In cinema there’s no shortage of Jack the Ripper movies, They all feature the same foggy evenings and dark alleyways where women fear to tread, but this picture by producer-directors Robert Baker and Monty Berman, is a very original and suspenseful version that solves the mystery and identifies the killer. The film focuses on the police, frustrated by the lack of concrete clues, useful witnesses, and pressure from the media and government officials. They’re “inept and incompetent” according to the locals and the higher ups, so Scotland Yard inspector O’Neill (Eddie Byrne) asks for help from an old American friend, police detective Sam Lowry (Lee Patterson). A possible break comes when they learn the Ripper asks his victims if they are Mary Clark or know where Mary might be.
Sam gets quite a nasty welcome from the Whitechapel lynch mob because he looks more like an American cowboy (even though Patterson was Canadian) and asks way too many questions about the Ripper. Nearby is a hospital for poor women, where of course all the doctors carry leather surgical bags full of sharp instruments just like the killer, where any of the patients could be Mary, and where one of the surgeon’s assistants is a sweet hunchbacked, deformed mute (Endre Muller) who becomes the lynch mob’s prime suspect.
One woman at the hospital is the almoner, sheltered but spunky Anne (Betty McDowall). Her surgeon uncle Tranter (John Le Mesurier) is stressed out, goes on mysterious calls, makes dangerous mistakes in the O.R and is obsessed with his niece’s safety, making him one of several fine suspects or a big red herring. Anne’s safety also becomes Sam’s concern; their courtship adds a nice little romantic subplot and gives Sam the chance to save her when a discharged patient becomes the Ripper’s next target. The couple’s secret date to a dancehall is cute in itself, but also sets up one of the murders, of a rookie dancer who had no clue the dancehall doesn’t make enough off beer sales and is actually a front for a VIP escort service (giving us more potential suspects). As you see, the story nicely presents a large number of threads, players and suspects, all diverse and well-developed. Their connections and the suspense build slowly and surely, clicking into place in a way that’s unpredictable and inevitable, which is a nice touch in a story that’s been told so many times.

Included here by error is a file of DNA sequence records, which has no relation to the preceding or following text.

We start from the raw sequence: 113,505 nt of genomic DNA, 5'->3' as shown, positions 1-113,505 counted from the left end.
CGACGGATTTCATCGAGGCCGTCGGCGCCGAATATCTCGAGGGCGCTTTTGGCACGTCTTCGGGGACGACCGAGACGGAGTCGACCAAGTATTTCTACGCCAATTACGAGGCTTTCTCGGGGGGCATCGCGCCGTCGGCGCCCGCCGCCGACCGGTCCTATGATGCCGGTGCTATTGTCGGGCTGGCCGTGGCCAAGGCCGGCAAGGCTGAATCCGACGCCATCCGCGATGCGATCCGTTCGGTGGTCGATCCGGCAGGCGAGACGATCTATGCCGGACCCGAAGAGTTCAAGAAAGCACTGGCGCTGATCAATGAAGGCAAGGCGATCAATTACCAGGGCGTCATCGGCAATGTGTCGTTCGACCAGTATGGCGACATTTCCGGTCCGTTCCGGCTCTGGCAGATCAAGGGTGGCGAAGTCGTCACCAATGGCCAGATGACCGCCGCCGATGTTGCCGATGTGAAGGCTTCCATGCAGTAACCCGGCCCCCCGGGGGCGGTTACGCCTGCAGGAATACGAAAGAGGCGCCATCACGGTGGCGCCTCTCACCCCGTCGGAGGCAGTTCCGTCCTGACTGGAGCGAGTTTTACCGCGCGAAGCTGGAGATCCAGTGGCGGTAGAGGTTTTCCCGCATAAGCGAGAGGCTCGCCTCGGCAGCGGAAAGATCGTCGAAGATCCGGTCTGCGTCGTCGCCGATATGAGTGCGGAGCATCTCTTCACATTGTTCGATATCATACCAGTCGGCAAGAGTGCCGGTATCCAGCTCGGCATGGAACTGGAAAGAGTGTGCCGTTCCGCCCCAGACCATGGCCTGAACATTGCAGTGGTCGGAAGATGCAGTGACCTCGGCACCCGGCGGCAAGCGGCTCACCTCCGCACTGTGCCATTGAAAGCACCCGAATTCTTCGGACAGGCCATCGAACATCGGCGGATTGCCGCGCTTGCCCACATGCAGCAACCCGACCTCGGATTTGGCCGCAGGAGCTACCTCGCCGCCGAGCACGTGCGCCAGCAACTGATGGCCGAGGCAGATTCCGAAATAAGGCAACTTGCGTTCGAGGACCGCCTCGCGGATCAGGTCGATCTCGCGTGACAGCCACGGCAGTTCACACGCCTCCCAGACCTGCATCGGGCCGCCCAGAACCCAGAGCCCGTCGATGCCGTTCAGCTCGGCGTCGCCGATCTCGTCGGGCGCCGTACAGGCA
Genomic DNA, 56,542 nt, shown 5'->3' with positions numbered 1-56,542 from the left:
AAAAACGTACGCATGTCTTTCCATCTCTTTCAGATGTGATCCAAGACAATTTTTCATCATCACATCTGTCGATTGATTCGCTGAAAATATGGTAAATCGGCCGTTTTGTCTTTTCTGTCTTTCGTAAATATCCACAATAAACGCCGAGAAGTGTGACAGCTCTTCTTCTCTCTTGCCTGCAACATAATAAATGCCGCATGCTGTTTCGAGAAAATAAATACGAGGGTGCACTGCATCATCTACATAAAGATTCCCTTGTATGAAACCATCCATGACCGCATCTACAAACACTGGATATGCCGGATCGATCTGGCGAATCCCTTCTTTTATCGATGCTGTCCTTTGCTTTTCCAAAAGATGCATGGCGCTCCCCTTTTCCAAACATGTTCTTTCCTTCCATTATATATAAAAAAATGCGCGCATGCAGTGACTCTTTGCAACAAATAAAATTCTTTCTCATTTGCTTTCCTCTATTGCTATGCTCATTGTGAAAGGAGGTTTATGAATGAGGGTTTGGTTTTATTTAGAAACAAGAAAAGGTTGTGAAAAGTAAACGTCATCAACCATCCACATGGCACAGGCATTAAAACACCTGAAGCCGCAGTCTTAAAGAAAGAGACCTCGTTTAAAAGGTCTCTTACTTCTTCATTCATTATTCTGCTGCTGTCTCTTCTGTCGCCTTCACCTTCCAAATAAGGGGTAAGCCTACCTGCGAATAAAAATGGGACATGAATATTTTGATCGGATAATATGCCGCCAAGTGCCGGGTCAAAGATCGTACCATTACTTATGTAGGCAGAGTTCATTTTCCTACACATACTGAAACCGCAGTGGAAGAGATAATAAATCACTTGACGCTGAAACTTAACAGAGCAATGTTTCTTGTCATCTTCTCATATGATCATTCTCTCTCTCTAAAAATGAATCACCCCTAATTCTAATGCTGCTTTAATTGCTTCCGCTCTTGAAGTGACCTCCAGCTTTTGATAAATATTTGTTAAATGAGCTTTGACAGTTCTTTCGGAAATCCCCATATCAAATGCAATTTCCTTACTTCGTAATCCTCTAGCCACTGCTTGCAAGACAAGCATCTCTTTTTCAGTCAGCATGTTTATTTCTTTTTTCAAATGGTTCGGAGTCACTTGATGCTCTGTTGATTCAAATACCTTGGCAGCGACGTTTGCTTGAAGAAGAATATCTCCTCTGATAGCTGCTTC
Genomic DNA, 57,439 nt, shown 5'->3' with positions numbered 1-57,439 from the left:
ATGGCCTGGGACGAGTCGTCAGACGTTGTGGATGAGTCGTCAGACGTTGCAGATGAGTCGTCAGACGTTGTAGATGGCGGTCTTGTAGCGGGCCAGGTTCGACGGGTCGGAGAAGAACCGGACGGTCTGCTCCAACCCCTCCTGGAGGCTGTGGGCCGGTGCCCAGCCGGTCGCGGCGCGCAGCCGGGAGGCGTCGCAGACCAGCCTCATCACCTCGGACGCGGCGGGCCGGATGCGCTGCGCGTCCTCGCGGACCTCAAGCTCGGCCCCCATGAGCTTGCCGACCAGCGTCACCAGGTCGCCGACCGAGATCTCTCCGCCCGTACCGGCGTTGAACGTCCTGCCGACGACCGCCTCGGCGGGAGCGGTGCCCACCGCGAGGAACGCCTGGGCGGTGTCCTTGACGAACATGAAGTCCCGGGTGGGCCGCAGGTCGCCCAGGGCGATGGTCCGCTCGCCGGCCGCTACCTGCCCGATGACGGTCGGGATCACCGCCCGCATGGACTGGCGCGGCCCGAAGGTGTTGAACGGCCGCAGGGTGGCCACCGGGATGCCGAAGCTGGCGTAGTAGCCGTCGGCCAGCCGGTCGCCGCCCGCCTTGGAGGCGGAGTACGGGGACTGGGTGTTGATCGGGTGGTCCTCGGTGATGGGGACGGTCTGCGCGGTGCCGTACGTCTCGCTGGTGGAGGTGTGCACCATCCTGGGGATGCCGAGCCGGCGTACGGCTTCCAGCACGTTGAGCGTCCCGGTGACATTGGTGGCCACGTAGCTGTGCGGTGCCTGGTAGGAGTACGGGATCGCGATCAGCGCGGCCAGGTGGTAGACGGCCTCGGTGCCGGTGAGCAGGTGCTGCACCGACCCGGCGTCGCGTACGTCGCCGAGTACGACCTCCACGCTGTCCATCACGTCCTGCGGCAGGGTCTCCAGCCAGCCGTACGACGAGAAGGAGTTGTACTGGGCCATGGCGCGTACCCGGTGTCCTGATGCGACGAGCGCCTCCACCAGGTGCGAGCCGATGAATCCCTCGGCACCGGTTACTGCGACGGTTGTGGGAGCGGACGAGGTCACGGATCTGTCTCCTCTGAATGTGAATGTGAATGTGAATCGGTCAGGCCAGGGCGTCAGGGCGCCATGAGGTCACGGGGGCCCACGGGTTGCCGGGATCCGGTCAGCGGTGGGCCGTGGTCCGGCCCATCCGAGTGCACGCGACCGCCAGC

Screenwriter Jimmy Sangster works on the theory forwarded in Leonard Matters’ 1929 book that theorized the Ripper was a surgeon searching for the woman who infected his late son with syphilis. The satisfying thing here is that the Ripper’s identity is revealed to the inspectors and others at the hospital, but since the Ripper dies in a most poetically just way nothing can be proven and the case remains “unsolved.” When he’s crushed by an elevator, there’s a single shot in colour, showing a small pool of blood squirting up through the floor, a fun shocker in a great, atmospheric, noirish black and white horror mystery.